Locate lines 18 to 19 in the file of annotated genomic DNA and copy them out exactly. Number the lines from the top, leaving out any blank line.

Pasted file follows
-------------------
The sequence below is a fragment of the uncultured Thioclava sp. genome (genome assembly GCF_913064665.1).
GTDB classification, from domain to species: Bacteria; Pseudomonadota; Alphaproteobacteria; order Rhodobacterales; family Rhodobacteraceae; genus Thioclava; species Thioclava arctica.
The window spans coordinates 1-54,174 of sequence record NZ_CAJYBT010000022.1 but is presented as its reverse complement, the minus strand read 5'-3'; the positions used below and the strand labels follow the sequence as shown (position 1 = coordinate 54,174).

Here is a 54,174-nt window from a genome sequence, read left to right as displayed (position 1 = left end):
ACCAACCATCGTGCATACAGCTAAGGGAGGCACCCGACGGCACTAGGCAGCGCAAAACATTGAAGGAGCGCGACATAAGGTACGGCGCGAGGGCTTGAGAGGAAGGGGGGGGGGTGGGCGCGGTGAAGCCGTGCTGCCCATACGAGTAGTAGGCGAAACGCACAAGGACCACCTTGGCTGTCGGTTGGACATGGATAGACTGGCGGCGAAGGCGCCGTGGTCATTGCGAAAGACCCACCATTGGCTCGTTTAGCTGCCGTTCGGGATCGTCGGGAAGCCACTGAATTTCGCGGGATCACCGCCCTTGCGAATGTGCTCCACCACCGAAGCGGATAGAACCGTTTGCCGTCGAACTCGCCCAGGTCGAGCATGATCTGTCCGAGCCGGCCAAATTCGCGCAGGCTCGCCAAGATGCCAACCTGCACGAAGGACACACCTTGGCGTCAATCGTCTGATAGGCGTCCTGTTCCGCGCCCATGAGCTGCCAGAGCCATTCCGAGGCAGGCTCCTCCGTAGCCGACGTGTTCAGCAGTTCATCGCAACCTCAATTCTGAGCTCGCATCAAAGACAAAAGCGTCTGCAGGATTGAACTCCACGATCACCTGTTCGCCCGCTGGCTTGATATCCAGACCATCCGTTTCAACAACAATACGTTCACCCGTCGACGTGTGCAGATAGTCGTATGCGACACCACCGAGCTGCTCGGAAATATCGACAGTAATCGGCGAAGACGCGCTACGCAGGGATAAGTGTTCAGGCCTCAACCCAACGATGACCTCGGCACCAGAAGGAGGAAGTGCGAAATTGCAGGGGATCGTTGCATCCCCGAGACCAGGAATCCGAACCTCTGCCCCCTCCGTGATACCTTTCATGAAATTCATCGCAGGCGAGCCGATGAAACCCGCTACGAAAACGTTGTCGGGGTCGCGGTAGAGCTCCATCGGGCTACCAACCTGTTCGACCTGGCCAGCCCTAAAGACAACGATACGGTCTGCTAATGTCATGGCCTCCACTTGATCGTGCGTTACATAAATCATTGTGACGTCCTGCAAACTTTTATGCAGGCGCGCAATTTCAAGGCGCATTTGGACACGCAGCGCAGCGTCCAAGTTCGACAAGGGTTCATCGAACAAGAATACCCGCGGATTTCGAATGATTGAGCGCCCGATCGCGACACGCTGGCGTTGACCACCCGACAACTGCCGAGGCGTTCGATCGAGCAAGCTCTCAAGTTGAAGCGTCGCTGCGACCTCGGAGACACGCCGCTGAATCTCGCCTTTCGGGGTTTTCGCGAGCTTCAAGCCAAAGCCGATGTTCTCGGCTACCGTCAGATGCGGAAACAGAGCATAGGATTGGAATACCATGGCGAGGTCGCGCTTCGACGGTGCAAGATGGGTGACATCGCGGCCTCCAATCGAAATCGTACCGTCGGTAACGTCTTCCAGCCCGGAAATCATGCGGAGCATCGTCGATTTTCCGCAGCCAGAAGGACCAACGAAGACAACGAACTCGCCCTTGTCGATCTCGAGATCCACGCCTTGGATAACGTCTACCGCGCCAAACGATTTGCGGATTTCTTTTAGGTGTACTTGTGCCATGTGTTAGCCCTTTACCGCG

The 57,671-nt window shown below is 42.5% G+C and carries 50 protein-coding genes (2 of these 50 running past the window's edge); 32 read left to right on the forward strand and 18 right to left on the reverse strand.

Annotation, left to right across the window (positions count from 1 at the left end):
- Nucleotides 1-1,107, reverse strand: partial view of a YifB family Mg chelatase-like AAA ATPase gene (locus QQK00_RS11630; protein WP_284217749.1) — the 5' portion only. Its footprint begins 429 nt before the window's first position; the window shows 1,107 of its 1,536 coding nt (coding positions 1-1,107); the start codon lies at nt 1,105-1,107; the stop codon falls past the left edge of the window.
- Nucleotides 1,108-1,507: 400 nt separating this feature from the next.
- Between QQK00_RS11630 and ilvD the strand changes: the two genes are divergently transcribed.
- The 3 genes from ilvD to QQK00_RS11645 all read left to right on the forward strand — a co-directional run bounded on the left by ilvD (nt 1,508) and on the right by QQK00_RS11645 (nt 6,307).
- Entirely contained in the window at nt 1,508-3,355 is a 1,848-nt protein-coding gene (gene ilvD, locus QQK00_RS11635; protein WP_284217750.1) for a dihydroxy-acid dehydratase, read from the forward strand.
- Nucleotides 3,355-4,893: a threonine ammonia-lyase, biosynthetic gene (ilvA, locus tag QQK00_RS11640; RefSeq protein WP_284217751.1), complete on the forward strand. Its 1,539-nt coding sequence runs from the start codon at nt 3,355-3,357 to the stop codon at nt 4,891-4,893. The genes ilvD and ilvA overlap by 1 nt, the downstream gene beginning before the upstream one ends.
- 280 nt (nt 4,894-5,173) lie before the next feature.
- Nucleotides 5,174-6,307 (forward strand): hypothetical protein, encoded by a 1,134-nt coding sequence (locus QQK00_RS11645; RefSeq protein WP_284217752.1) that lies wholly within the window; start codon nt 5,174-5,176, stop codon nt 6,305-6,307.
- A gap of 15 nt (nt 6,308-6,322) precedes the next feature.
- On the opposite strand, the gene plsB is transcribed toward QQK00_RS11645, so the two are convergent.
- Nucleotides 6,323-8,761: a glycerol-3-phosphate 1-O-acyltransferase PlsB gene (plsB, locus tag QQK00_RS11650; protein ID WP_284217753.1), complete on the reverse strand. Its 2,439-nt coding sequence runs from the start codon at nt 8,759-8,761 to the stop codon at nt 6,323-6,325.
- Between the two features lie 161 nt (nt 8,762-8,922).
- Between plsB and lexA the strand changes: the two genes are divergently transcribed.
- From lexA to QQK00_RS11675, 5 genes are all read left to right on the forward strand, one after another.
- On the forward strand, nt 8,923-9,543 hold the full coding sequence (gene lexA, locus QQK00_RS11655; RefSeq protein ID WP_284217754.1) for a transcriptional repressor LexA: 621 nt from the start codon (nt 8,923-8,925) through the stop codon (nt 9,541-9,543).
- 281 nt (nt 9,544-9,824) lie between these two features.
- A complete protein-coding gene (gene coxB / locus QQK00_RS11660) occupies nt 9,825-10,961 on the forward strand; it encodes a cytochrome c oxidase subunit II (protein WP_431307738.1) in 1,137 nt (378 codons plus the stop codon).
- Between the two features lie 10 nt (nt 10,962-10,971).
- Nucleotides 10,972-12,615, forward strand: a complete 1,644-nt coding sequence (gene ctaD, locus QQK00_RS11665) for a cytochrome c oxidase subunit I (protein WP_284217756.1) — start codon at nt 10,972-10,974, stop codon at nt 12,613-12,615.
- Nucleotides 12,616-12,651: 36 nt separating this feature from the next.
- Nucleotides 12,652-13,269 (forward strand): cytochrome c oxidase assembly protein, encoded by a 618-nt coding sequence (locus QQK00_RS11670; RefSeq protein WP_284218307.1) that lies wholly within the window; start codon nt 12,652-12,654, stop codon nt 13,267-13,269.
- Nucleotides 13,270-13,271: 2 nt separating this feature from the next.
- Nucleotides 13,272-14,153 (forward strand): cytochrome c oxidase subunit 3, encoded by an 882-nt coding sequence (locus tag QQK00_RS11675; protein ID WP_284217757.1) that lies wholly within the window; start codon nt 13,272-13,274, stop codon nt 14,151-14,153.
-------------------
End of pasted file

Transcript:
- Nucleotides 6,323-8,761: a glycerol-3-phosphate 1-O-acyltransferase PlsB gene (plsB, locus tag QQK00_RS11650; protein ID WP_284217753.1), complete on the reverse strand. Its 2,439-nt coding sequence runs from the start codon at nt 8,759-8,761 to the stop codon at nt 6,323-6,325.
- Between the two features lie 161 nt (nt 8,762-8,922).